Kensington’s Portable iPhone Battery Recharger

Filed Under Apple, Gadgets & Hardware | 2008-10-06, 15:56

One of the first lessons I learned when starting to use the iPhone 3G was that the battery life was terrible. It was worse than the Sidekick‘s and many times will not even make it through a day depending on the amount of usage. Now I know there’s all sorts of tricks and tips for extending battery life (turn down the brightness, disable 3G and Wireless, etc.) but they all have an impact on this high-end device that I want to use to its fullest. I needed a better solution to help my iPhone get through a busy day.

With the Sidekick 3 I suffered from a short battery life, so I would carry around a spare Sidekick 3 battery in my bag. Since the iPhone 3G doesn’t have a replaceable battery, this wasn’t an option for me. So the next best thing was to get a portable battery charger to charge the iPhone on the go. After seeing a friend with one, I decided to get the Kensington Battery Pack (Model K33396US). They aren’t paying me to say this, but I must say it is awesome. It comes with four parts to it, a battery pack, 2 cables, and AC adaptor. The battery pack itself is smaller and thinner than the iPhone, and incredibly light. It has a button of the same style as the Macbook batteries that you can press to light up 5 LEDs to see how much charge is left. There are two ports on the battery, a mini-USB and a regular USB. The battery charger came with two cables, a typical mini-USB to regular USB, and a USB to iPhone/iPod dock connector. In order to charge it you connect the AC adaptor to the battery with the typical miniUSB cable. Since I normally carry one of these with me at all times and they’re standard, this means it’s even more useful. You can also connect it to a normal laptop/desktop USB port as well to charge it. Once the battery is charged, you can also flip the USB cable around plugging it into the standard USB port on the battery and then the miniUSB end into another device such as a Sidekick LX. In order to charge the iPhone you use the USB to iPhone adaptor. Again, another standard cable that is already in my bag. Big big thanks to Kensington for not using any proprietary connectors/adaptors/etc in this product!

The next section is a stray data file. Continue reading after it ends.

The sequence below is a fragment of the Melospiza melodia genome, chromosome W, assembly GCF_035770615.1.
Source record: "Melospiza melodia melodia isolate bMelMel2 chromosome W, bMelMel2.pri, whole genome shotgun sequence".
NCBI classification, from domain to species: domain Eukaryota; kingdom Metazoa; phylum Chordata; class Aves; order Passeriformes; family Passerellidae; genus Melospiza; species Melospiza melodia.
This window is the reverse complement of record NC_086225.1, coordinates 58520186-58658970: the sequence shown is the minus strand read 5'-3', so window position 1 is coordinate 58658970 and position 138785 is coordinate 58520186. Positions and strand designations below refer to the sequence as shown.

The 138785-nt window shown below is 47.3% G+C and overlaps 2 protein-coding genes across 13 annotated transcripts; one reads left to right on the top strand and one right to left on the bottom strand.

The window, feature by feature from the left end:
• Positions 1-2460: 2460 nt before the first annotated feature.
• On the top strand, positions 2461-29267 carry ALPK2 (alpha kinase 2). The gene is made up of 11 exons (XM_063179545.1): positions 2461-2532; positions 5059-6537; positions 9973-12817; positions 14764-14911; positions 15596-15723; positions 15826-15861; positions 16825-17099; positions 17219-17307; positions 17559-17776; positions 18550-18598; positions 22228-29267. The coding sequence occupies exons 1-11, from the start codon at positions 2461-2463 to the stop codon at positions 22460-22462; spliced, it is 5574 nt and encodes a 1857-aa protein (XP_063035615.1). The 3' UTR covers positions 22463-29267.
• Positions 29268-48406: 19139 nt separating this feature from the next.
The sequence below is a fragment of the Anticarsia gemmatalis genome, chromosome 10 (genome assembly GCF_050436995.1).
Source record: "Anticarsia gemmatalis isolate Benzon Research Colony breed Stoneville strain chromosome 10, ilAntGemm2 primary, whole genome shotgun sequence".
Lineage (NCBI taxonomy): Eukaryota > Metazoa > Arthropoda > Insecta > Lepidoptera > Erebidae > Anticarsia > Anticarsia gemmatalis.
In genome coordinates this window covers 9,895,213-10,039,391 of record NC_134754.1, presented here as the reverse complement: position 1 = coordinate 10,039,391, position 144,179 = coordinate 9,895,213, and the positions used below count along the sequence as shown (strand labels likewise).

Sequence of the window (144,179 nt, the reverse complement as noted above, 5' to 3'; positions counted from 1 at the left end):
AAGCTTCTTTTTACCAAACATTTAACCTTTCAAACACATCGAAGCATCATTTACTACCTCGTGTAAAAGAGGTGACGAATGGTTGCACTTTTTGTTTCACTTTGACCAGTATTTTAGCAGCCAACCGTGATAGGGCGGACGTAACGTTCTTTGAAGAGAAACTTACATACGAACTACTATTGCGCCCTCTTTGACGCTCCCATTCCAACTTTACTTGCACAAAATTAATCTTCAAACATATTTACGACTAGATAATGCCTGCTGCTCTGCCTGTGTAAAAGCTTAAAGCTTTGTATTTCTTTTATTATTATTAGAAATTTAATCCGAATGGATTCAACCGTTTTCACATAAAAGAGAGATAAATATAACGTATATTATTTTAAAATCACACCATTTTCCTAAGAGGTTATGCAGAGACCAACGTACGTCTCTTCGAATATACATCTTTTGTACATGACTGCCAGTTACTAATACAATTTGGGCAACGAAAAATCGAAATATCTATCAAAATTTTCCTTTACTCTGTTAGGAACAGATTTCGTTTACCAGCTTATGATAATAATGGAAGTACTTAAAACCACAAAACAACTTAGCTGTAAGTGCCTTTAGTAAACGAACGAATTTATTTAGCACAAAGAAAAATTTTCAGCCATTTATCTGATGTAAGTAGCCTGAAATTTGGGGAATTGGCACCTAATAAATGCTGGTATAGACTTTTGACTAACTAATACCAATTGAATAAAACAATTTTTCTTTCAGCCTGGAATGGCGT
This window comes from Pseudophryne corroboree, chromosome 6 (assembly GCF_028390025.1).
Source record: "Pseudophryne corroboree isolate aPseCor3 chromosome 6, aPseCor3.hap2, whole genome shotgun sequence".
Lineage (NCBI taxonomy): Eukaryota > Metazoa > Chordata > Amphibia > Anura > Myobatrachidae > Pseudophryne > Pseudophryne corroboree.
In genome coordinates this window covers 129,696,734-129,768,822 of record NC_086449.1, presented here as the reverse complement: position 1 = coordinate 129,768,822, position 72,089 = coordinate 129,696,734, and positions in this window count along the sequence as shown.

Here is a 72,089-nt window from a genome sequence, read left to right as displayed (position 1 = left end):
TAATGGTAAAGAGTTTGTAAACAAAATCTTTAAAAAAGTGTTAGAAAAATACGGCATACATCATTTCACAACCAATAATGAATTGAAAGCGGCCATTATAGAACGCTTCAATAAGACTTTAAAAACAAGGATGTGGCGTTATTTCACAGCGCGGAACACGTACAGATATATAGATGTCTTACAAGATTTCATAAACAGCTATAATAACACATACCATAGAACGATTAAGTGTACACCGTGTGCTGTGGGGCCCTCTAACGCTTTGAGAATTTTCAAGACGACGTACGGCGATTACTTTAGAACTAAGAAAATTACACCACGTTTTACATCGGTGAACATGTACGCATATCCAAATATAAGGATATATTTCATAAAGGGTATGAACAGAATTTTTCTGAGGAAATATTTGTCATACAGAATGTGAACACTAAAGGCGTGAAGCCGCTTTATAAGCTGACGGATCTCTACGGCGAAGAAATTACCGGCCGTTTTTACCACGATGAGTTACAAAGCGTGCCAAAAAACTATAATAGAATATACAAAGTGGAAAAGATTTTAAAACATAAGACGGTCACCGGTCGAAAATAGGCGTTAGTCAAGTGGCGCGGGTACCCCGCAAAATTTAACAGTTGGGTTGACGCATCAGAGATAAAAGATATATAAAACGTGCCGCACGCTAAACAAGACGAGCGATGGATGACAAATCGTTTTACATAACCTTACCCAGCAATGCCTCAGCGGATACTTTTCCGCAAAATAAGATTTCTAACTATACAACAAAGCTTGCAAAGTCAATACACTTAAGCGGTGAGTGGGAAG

So how well does it charge? Well I can seem to get a full charge for either my iPhone or my Sidekick LX and still have a few LEDs left of power. I haven’t tried a full charge of my iPod yet, but I imagine it would be similar. The best part of this little device is it’s versatility. Because companies are starting to use standard connections, I can charge a multitude of devices: iPhone 3G, Sidekick LX, and my iPod Video. And I also don’t have to choose which device to charge when on a trip as I can just charge the battery pack and distribute the power as needed across devices. I do recommend getting a small little bag to keep everything together so you don’t lose anything while digging around for something in your bag.

I bought it for $57 from, and had to wait a few weeks for it to be in stock. You might have beeter luck finding it for a good price elsewhere, like searching for “Kensington battery pack” on eBay even. Here’s the official Kensington page on the device. I’ve copied and pasted the specs below: